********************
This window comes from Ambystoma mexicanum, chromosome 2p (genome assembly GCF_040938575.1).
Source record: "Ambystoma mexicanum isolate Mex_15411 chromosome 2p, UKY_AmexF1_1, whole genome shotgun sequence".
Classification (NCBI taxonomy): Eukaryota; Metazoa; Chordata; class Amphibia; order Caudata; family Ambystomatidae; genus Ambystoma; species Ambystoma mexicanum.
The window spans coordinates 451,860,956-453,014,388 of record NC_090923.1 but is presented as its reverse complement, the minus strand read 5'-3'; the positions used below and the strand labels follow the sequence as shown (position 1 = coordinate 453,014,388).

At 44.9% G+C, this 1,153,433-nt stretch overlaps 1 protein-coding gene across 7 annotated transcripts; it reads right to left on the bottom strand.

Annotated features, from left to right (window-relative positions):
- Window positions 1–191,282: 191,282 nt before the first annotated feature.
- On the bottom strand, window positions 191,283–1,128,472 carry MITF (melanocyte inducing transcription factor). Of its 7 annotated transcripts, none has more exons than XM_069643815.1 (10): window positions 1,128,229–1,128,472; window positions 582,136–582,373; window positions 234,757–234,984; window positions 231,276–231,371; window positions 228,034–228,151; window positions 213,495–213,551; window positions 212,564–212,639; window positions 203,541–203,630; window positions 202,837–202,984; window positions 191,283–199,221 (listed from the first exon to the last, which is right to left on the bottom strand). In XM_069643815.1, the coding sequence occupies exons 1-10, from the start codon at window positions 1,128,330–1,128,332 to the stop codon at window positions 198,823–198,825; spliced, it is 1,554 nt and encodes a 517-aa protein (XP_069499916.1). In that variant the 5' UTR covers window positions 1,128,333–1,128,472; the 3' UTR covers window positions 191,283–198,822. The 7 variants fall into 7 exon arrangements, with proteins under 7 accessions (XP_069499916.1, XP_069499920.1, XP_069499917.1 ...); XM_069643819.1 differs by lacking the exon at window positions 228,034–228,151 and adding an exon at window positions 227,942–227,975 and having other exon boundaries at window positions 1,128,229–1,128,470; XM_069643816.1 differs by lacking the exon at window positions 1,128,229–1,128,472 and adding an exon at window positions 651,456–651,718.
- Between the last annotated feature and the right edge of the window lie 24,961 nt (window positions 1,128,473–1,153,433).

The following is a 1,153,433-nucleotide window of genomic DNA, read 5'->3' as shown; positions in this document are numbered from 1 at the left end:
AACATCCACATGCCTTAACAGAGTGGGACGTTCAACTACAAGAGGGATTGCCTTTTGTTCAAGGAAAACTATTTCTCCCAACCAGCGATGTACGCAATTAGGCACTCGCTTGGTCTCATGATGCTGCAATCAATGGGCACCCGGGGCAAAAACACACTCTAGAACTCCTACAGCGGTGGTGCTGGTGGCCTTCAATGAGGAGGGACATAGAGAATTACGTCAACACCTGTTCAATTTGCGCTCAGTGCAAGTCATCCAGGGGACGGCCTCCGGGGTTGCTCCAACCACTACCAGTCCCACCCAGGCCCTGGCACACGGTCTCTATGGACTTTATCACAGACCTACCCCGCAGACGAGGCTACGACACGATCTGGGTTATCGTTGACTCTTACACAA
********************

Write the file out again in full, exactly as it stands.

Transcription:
This window comes from Ambystoma mexicanum, chromosome 2p (genome assembly GCF_040938575.1).
Source record: "Ambystoma mexicanum isolate Mex_15411 chromosome 2p, UKY_AmexF1_1, whole genome shotgun sequence".
Classification (NCBI taxonomy): Eukaryota; Metazoa; Chordata; class Amphibia; order Caudata; family Ambystomatidae; genus Ambystoma; species Ambystoma mexicanum.
The window spans coordinates 451,860,956-453,014,388 of record NC_090923.1 but is presented as its reverse complement, the minus strand read 5'-3'; the positions used below and the strand labels follow the sequence as shown (position 1 = coordinate 453,014,388).

At 44.9% G+C, this 1,153,433-nt stretch overlaps 1 protein-coding gene across 7 annotated transcripts; it reads right to left on the bottom strand.

Annotated features, from left to right (window-relative positions):
- Window positions 1–191,282: 191,282 nt before the first annotated feature.
- On the bottom strand, window positions 191,283–1,128,472 carry MITF (melanocyte inducing transcription factor). Of its 7 annotated transcripts, none has more exons than XM_069643815.1 (10): window positions 1,128,229–1,128,472; window positions 582,136–582,373; window positions 234,757–234,984; window positions 231,276–231,371; window positions 228,034–228,151; window positions 213,495–213,551; window positions 212,564–212,639; window positions 203,541–203,630; window positions 202,837–202,984; window positions 191,283–199,221 (listed from the first exon to the last, which is right to left on the bottom strand). In XM_069643815.1, the coding sequence occupies exons 1-10, from the start codon at window positions 1,128,330–1,128,332 to the stop codon at window positions 198,823–198,825; spliced, it is 1,554 nt and encodes a 517-aa protein (XP_069499916.1). In that variant the 5' UTR covers window positions 1,128,333–1,128,472; the 3' UTR covers window positions 191,283–198,822. The 7 variants fall into 7 exon arrangements, with proteins under 7 accessions (XP_069499916.1, XP_069499920.1, XP_069499917.1 ...); XM_069643819.1 differs by lacking the exon at window positions 228,034–228,151 and adding an exon at window positions 227,942–227,975 and having other exon boundaries at window positions 1,128,229–1,128,470; XM_069643816.1 differs by lacking the exon at window positions 1,128,229–1,128,472 and adding an exon at window positions 651,456–651,718.
- Between the last annotated feature and the right edge of the window lie 24,961 nt (window positions 1,128,473–1,153,433).

The following is a 1,153,433-nucleotide window of genomic DNA, read 5'->3' as shown; positions in this document are numbered from 1 at the left end:
AACATCCACATGCCTTAACAGAGTGGGACGTTCAACTACAAGAGGGATTGCCTTTTGTTCAAGGAAAACTATTTCTCCCAACCAGCGATGTACGCAATTAGGCACTCGCTTGGTCTCATGATGCTGCAATCAATGGGCACCCGGGGCAAAAACACACTCTAGAACTCCTACAGCGGTGGTGCTGGTGGCCTTCAATGAGGAGGGACATAGAGAATTACGTCAACACCTGTTCAATTTGCGCTCAGTGCAAGTCATCCAGGGGACGGCCTCCGGGGTTGCTCCAACCACTACCAGTCCCACCCAGGCCCTGGCACACGGTCTCTATGGACTTTATCACAGACCTACCCCGCAGACGAGGCTACGACACGATCTGGGTTATCGTTGACTCTTACACAA